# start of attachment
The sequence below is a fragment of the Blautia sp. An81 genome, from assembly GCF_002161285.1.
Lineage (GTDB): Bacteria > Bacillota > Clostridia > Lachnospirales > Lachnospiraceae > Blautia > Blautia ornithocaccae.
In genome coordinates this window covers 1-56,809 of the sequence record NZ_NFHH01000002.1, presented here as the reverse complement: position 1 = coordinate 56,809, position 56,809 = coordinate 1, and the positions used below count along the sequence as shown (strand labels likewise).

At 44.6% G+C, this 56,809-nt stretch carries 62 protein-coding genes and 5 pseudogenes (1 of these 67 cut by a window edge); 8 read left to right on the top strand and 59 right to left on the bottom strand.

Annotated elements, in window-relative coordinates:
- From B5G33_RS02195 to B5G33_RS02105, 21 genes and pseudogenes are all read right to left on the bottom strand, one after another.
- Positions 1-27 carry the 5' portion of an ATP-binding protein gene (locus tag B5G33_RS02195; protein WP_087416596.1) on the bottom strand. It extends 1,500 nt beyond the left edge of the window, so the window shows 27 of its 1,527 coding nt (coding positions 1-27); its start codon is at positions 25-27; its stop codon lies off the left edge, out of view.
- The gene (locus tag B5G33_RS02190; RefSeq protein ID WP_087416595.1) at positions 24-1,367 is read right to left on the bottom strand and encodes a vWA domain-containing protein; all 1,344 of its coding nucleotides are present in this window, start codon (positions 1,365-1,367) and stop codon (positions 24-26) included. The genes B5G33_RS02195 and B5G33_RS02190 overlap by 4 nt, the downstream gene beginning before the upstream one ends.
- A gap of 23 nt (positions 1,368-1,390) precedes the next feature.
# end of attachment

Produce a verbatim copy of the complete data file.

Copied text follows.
The sequence below is a fragment of the Blautia sp. An81 genome, from assembly GCF_002161285.1.
Lineage (GTDB): Bacteria > Bacillota > Clostridia > Lachnospirales > Lachnospiraceae > Blautia > Blautia ornithocaccae.
In genome coordinates this window covers 1-56,809 of the sequence record NZ_NFHH01000002.1, presented here as the reverse complement: position 1 = coordinate 56,809, position 56,809 = coordinate 1, and the positions used below count along the sequence as shown (strand labels likewise).

At 44.6% G+C, this 56,809-nt stretch carries 62 protein-coding genes and 5 pseudogenes (1 of these 67 cut by a window edge); 8 read left to right on the top strand and 59 right to left on the bottom strand.

Annotated elements, in window-relative coordinates:
- From B5G33_RS02195 to B5G33_RS02105, 21 genes and pseudogenes are all read right to left on the bottom strand, one after another.
- Positions 1-27 carry the 5' portion of an ATP-binding protein gene (locus tag B5G33_RS02195; protein WP_087416596.1) on the bottom strand. It extends 1,500 nt beyond the left edge of the window, so the window shows 27 of its 1,527 coding nt (coding positions 1-27); its start codon is at positions 25-27; its stop codon lies off the left edge, out of view.
- The gene (locus tag B5G33_RS02190; RefSeq protein ID WP_087416595.1) at positions 24-1,367 is read right to left on the bottom strand and encodes a vWA domain-containing protein; all 1,344 of its coding nucleotides are present in this window, start codon (positions 1,365-1,367) and stop codon (positions 24-26) included. The genes B5G33_RS02195 and B5G33_RS02190 overlap by 4 nt, the downstream gene beginning before the upstream one ends.
- A gap of 23 nt (positions 1,368-1,390) precedes the next feature.